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Retroviral Gag proteins encode small peptide motifs known as late domains that promote the release of virions from infected cells by interacting directly with host cell factors. Three types of retroviral late domains, with core sequences P(T/S)AP, YPXnL, and PPPY, have been identified. HIV-1 encodes a primary P(T/S)AP-type late domain and an apparently secondary late domain sequence of the YPXnL type. The P(T/S)AP and YPXnL motifs interact with the endosomal sorting factors Tsg101 and Alix, respectively. Although biochemical and structural studies support a direct binding between HIV-1 p6 and Alix, the physiological role of Alix in HIV-1 biology remains undefined. To elucidate the function of the p6–Alix interaction in HIV-1 replication, we introduced a series of mutations in the p6 Alix binding site and evaluated the effects on virus particle production and virus replication in a range of cell types, including physiologically relevant primary T cells and macrophages. We also examined the effects of the Alix binding site mutations on virion morphogenesis and single-cycle virus infectivity. We determined that the p6–Alix interaction plays an important role in HIV-1 replication and observed a particularly severe impact of Alix binding site mutations when they were combined with mutational inactivation of the Tsg101 binding site.
Retroviral particles are generated by the expression of the viral Gag precursor proteins (Adamson and Freed, 2007; Freed, 1998; Swanstrom and Wills, 1997). These polyprotein precursors contain functional domains responsible for carrying out all the steps necessary for virus-like particle (VLP) production. The matrix (MA) domain directs the association of Gag with the host cell membrane, capsid (CA) and nucleocapsid (NC) domains mediate Gag-Gag multimerization, and motifs known as late domains promote the release of virus particles from the plasma membrane.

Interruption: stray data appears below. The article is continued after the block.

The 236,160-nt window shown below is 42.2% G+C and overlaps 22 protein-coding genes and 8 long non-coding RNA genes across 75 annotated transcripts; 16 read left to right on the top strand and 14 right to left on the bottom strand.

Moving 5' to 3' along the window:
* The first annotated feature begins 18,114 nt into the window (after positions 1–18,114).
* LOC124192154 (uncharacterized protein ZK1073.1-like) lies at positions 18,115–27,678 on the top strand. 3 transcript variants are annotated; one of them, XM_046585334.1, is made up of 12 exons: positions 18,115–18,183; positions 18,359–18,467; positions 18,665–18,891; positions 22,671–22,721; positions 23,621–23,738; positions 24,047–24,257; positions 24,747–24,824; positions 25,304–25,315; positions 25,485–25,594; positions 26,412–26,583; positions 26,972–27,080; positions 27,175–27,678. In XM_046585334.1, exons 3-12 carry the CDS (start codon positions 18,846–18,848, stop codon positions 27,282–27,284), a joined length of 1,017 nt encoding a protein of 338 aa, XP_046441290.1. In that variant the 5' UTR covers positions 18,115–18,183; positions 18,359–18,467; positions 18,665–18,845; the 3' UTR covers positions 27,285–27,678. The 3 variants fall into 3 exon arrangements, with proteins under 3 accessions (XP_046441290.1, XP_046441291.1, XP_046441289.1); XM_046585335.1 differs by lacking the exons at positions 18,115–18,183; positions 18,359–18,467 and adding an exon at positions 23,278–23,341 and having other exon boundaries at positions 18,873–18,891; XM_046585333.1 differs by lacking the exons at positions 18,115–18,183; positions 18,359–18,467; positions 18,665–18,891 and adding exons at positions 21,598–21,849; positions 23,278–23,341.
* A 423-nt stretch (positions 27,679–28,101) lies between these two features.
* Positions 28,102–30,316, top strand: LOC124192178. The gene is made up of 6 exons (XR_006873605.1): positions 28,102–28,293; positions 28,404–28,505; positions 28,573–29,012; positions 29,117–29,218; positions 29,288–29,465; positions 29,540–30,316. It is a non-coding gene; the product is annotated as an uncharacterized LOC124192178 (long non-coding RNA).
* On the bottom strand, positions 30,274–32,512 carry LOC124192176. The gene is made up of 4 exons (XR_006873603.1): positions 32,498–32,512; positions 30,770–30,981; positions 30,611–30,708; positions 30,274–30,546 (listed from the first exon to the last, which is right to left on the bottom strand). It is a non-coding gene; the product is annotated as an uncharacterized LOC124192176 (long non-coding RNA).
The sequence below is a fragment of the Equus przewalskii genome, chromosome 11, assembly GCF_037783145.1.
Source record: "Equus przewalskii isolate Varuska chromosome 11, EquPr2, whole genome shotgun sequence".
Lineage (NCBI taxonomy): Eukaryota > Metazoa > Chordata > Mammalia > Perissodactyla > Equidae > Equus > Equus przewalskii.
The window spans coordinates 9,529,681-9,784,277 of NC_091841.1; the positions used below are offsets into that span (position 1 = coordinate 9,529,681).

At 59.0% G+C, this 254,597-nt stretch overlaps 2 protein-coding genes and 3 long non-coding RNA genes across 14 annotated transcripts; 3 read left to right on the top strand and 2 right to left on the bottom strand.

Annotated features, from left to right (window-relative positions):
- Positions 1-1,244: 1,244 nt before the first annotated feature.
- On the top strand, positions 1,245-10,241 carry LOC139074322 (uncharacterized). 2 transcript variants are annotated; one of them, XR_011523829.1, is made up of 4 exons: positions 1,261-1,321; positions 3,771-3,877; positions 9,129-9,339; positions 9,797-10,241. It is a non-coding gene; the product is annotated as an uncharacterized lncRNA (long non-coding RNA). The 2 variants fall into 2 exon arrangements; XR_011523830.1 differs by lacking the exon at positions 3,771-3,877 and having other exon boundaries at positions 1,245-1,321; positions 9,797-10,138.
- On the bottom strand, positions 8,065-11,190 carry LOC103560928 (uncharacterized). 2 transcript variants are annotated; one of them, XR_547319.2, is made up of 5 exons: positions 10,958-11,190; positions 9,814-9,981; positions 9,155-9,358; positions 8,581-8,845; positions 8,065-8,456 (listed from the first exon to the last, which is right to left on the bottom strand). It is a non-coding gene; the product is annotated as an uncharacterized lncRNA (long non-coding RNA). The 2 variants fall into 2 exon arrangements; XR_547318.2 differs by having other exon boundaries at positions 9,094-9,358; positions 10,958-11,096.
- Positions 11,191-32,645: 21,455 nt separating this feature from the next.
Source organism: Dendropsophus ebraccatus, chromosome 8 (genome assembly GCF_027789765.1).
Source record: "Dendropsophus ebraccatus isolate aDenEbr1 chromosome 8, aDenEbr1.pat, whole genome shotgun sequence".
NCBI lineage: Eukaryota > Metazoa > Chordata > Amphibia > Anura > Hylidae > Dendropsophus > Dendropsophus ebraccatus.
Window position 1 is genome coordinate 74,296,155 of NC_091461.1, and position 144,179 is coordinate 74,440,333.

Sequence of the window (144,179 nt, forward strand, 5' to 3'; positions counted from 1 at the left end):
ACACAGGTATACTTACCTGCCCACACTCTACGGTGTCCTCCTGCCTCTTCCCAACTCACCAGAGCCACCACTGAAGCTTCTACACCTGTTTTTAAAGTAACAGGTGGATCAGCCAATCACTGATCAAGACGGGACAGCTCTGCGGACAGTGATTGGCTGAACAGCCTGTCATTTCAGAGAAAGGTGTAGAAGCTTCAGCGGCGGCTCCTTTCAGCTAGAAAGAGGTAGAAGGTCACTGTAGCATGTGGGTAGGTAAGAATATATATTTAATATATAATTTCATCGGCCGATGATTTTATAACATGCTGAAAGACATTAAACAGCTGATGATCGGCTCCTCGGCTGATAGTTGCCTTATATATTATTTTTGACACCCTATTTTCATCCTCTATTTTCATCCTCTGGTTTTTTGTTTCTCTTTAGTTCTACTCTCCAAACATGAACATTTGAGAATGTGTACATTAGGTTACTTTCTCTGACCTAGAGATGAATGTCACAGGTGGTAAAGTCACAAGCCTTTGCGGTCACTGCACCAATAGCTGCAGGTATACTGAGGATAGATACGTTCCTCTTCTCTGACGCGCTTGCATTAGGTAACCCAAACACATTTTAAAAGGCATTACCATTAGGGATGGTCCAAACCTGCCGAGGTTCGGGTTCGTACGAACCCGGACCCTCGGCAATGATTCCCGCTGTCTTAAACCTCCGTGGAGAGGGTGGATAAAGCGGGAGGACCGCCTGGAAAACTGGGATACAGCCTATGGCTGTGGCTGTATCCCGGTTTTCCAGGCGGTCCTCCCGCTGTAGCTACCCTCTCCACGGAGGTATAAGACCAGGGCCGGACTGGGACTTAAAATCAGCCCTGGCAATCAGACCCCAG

Retroviral late domains interact with distinct cellular factors involved in the endosomal sorting of cargo proteins and the biogenesis of vesicles that bud into late endosomes to form multivesicular bodies (MVBs) (Bieniasz, 2006; Demirov and Freed, 2004; Fujii, Hurley, and Freed, 2007; Morita and Sundquist, 2004). At the core of this cellular budding machinery are three multiprotein complexes known as the endosomal sorting complexes required for transport (ESCRT) I, II, and III (Hurley and Emr, 2006). Retroviruses, as well as a variety of other enveloped viruses, have evolved to hijack this cellular budding machinery to facilitate the pinching off of virus particles from the infected cell. Retroviruses encode three main classes of late domain. Pro-Thr/Ser-Ala-Pro (PT/SAP) motifs interact with Tsg101, a component of ESCRT-I. Tyr-Pro-Xn-Leu (YPXnL, where X is a variable residue and n is 1-3) motifs bind the apoptosis-linked gene 2 (ALG-2)-interacting protein (Alix, formerly known as AIP1), a protein that harbors binding sites for both ESCRT-I and ESCRT-III. Pro-Pro-Pro-Tyr (PPPY) motifs interact with members of the Nedd4 family of E3 ubiquitin ligases (Bieniasz, 2006; Demirov and Freed, 2004; Morita and Sundquist, 2004). Alix is composed of three major structural domains (Fujii, Hurley, and Freed, 2007; Gottlinger, 2007; Martin-Serrano and Marsh, 2007): 1) an N-terminal domain that bears homology to yeast BroI. This domain contains a binding site for the ESCRT-III component charged multivesicular body protein 4 (CHMP4). 2) A central domain that adopts a V-like fold (hence the name V domain) that binds YPXnL motifs of HIV-1 and EIAV Gag (Zhai 2008; Fisher 2007; Lee 2007). 3) A proline-rich domain that binds a number of factors, including the ESCRT-I component Tsg101 (Fujii, Hurley, and Freed, 2007; Gottlinger, 2007; Martin-Serrano and Marsh, 2007). Alix functions not only in MVB biogenesis but also in apoptosis, endocytosis, and cytokinesis pathways (Carlton, Agromayor, and Martin-Serrano, 2008; Carlton and Martin-Serrano, 2007; Fujii, Hurley, and Freed, 2007; Gottlinger, 2007; Morita et al., 2007; Odorizzi, 2006; Trioulier et al., 2004; Vito et al., 1999).